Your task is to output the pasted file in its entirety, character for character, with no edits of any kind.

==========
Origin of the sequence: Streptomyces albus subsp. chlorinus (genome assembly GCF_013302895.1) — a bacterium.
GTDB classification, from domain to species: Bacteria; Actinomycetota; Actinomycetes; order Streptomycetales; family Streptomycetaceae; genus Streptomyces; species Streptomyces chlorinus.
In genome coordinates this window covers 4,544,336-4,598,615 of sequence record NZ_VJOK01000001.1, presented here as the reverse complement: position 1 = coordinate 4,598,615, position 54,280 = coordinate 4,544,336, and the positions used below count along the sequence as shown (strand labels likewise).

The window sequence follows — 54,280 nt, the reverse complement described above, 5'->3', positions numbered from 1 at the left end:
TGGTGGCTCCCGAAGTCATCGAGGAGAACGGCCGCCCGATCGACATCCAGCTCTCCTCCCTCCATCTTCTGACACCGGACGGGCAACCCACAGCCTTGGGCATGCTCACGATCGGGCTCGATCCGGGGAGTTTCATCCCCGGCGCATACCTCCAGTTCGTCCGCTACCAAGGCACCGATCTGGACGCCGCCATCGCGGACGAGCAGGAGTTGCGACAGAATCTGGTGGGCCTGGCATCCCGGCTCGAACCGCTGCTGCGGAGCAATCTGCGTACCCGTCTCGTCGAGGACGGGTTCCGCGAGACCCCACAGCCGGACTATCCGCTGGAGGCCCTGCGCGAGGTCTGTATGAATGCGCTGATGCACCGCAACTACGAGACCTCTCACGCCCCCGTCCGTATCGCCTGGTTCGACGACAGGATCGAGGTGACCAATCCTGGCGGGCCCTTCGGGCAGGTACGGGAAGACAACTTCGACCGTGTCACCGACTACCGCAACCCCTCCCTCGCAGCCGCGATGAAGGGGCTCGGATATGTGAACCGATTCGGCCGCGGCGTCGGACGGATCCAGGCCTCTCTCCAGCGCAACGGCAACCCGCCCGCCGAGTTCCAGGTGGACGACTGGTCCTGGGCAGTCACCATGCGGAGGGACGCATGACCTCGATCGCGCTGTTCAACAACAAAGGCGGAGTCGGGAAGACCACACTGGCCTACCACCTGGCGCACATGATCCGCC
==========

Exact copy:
Origin of the sequence: Streptomyces albus subsp. chlorinus (genome assembly GCF_013302895.1) — a bacterium.
GTDB classification, from domain to species: Bacteria; Actinomycetota; Actinomycetes; order Streptomycetales; family Streptomycetaceae; genus Streptomyces; species Streptomyces chlorinus.
In genome coordinates this window covers 4,544,336-4,598,615 of sequence record NZ_VJOK01000001.1, presented here as the reverse complement: position 1 = coordinate 4,598,615, position 54,280 = coordinate 4,544,336, and the positions used below count along the sequence as shown (strand labels likewise).

The window sequence follows — 54,280 nt, the reverse complement described above, 5'->3', positions numbered from 1 at the left end:
TGGTGGCTCCCGAAGTCATCGAGGAGAACGGCCGCCCGATCGACATCCAGCTCTCCTCCCTCCATCTTCTGACACCGGACGGGCAACCCACAGCCTTGGGCATGCTCACGATCGGGCTCGATCCGGGGAGTTTCATCCCCGGCGCATACCTCCAGTTCGTCCGCTACCAAGGCACCGATCTGGACGCCGCCATCGCGGACGAGCAGGAGTTGCGACAGAATCTGGTGGGCCTGGCATCCCGGCTCGAACCGCTGCTGCGGAGCAATCTGCGTACCCGTCTCGTCGAGGACGGGTTCCGCGAGACCCCACAGCCGGACTATCCGCTGGAGGCCCTGCGCGAGGTCTGTATGAATGCGCTGATGCACCGCAACTACGAGACCTCTCACGCCCCCGTCCGTATCGCCTGGTTCGACGACAGGATCGAGGTGACCAATCCTGGCGGGCCCTTCGGGCAGGTACGGGAAGACAACTTCGACCGTGTCACCGACTACCGCAACCCCTCCCTCGCAGCCGCGATGAAGGGGCTCGGATATGTGAACCGATTCGGCCGCGGCGTCGGACGGATCCAGGCCTCTCTCCAGCGCAACGGCAACCCGCCCGCCGAGTTCCAGGTGGACGACTGGTCCTGGGCAGTCACCATGCGGAGGGACGCATGACCTCGATCGCGCTGTTCAACAACAAAGGCGGAGTCGGGAAGACCACACTGGCCTACCACCTGGCGCACATGATCCGCC